Trapping and vaccination of endangered Ethiopian wolves to control an outbreak of rabies

Authors

  • D. L. Knobel,

    Corresponding author
    1. Royal (Dick) School of Veterinary Studies, University of Edinburgh, Edinburgh EH25 9RG, UK;
    2. Ethiopian Wolf Conservation Programme, PO Box 215, Robe, Bale, Ethiopia;
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  • A. R. Fooks,

    1. Rabies and Wildlife Zoonoses Group, Veterinary Laboratories Agency (VLA, Weybridge), WHO Collaborating Centre for the Characterization of Rabies and Rabies-Related Viruses, New Haw, Addlestone, Surrey KT15 3NB, UK;
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  • S. M. Brookes,

    1. Rabies and Wildlife Zoonoses Group, Veterinary Laboratories Agency (VLA, Weybridge), WHO Collaborating Centre for the Characterization of Rabies and Rabies-Related Viruses, New Haw, Addlestone, Surrey KT15 3NB, UK;
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  • D. A. Randall,

    1. Ethiopian Wolf Conservation Programme, PO Box 215, Robe, Bale, Ethiopia;
    2. Wildlife Conservation Research Unit, University of Oxford, Tubney House, Abingdon Road, Tubney OX13 5QL, UK;
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  • S. D. Williams,

    1. Ethiopian Wolf Conservation Programme, PO Box 215, Robe, Bale, Ethiopia;
    2. Wildlife Conservation Research Unit, University of Oxford, Tubney House, Abingdon Road, Tubney OX13 5QL, UK;
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    • Present address: Fauna & Flora International, Great Eastern House, Tenison Road, Cambridge CB1 2TT, UK.

  • K. Argaw,

    1. Wildlife Conservation Department, Ministry of Agriculture and Rural Development, PO Box 386, Addis Ababa, Ethiopia; and
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  • F. Shiferaw,

    1. National Animal Health Research Centre (EARO), PO Box 15341, Addis Ababa, Ethiopia
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  • L. A. Tallents,

    1. Ethiopian Wolf Conservation Programme, PO Box 215, Robe, Bale, Ethiopia;
    2. Wildlife Conservation Research Unit, University of Oxford, Tubney House, Abingdon Road, Tubney OX13 5QL, UK;
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  • M. K. Laurenson

    1. Royal (Dick) School of Veterinary Studies, University of Edinburgh, Edinburgh EH25 9RG, UK;
    2. Ethiopian Wolf Conservation Programme, PO Box 215, Robe, Bale, Ethiopia;
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Correspondence author. E-mail darryn.knobel@ed.ac.uk

Summary

  • 1As outbreaks of infectious diseases have emerged as a threat to small populations, conservation managers are increasingly making decisions regarding whether and how to intervene in such situations. Past controversies and lack of knowledge and firm guidelines may inhibit this process. We present data on a vaccination campaign against a rabies outbreak in endangered Ethiopian wolves as a case study of a disease-control intervention in a threatened population.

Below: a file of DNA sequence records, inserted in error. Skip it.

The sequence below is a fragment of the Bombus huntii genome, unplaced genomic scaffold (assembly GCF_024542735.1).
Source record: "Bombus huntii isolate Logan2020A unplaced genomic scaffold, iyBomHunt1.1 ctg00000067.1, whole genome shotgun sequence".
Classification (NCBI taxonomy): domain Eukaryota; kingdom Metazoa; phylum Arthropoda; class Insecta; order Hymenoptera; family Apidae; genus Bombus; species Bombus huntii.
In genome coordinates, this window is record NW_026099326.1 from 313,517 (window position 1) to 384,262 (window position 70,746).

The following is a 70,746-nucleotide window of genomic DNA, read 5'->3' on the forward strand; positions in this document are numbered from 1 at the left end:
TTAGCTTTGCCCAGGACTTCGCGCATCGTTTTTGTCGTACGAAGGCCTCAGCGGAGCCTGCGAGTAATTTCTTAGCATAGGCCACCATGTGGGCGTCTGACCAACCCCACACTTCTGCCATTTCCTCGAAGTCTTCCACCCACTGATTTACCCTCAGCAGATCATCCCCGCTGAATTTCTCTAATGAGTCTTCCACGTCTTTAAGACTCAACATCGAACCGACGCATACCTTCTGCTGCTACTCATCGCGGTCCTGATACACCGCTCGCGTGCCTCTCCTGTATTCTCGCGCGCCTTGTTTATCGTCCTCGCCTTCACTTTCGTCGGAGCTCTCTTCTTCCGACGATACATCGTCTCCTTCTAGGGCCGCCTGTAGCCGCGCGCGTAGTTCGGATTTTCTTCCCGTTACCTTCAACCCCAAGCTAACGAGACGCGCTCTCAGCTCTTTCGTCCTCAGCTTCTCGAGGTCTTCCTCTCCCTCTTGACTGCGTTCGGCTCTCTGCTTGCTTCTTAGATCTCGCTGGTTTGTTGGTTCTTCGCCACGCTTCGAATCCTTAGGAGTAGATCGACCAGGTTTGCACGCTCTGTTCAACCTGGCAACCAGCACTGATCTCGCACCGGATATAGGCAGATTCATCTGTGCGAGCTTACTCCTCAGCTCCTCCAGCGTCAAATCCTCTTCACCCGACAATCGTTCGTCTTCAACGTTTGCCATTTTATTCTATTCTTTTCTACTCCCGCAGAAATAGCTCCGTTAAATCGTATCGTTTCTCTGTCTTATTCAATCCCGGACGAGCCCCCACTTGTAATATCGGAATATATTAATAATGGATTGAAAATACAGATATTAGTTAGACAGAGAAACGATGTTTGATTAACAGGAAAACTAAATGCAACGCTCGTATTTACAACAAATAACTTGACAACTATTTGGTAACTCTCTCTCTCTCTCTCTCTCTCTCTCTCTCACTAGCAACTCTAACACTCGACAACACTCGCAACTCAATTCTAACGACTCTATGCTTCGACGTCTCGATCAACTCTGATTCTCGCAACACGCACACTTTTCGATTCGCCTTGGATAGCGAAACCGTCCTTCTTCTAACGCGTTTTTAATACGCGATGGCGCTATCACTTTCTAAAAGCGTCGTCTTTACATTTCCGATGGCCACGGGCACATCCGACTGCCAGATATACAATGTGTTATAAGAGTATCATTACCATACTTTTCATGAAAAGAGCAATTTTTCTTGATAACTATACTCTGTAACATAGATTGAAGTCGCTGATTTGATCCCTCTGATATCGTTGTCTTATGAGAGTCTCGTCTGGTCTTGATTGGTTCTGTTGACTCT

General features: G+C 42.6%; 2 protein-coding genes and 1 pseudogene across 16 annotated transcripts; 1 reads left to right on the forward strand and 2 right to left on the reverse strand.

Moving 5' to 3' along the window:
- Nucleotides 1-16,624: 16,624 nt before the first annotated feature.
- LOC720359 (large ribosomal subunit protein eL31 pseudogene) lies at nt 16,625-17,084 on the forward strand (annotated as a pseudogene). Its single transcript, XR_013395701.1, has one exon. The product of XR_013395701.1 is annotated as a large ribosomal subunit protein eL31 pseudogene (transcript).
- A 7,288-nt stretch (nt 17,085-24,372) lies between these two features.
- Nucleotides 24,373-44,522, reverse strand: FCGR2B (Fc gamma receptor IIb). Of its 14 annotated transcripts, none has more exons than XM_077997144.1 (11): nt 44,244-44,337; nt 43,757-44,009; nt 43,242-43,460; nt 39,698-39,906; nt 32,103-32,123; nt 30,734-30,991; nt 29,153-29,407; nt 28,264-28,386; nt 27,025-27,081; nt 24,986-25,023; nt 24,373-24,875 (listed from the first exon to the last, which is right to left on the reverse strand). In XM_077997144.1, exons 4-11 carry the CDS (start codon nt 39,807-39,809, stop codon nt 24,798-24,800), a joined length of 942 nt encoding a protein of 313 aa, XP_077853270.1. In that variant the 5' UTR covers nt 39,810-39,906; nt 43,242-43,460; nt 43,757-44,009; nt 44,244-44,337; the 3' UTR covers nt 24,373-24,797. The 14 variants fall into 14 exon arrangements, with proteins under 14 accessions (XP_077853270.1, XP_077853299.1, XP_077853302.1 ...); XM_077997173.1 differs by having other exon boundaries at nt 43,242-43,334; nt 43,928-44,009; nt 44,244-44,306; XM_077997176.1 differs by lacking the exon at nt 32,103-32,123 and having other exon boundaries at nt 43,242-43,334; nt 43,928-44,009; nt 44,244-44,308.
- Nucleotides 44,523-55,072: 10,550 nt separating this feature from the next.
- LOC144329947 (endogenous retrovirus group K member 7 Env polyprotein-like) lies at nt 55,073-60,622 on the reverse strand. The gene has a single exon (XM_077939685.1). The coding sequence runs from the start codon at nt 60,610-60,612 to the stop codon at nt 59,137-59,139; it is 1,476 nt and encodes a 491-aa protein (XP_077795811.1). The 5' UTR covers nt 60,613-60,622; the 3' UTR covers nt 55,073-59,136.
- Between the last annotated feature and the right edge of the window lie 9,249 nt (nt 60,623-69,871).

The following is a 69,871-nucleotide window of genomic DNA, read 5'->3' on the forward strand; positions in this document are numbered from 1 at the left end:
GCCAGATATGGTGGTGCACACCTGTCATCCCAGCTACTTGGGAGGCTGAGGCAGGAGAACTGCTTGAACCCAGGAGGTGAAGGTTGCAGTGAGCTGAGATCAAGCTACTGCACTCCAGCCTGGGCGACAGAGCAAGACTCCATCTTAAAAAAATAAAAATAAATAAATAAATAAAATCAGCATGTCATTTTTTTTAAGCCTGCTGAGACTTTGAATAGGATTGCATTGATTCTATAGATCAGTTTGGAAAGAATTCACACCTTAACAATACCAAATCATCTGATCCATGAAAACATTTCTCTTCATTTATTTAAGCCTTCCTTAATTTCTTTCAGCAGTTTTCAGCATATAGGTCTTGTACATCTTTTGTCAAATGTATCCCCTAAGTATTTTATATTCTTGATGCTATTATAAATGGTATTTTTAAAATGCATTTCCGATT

• 2Ethiopian wolves on the periphery of the outbreak area were trapped to administer a dose of injectable rabies vaccine and to assess the magnitude and duration of the immune response. The expansion of an established population monitoring programme allowed us to assess the factors influencing the probability of capturing particular animals and to evaluate the overall success of the intervention.
  • 3All wolves sampled 1 month after vaccination had protective levels of serum antibody titres. A booster dose administered within 1–6 months appeared to be necessary to maintain these levels. Females were less likely to be trapped than expected, if dispersing females were included in the population. Animals captured in the first trapping session were more likely to be recaptured if the pack was trapped again.
  • 4The intervention was successful in halting the spread of the rabies outbreak and had few short-term impacts on the population of wolves and non-target species.
  • 5Synthesis and applications. Demographic, spatial and behavioural heterogeneities within populations may affect vaccine uptake or delivery and thus the efficacy of vaccine-based interventions. Managers of populations of threatened species should ensure that disease-control programmes are carefully designed to maximize information gained on all aspects of an intervention, and thus to evaluate its outcome and impact. Dissemination and discussion of results is crucial in order to apply what has been learnt to similar scenarios in the same or related populations.

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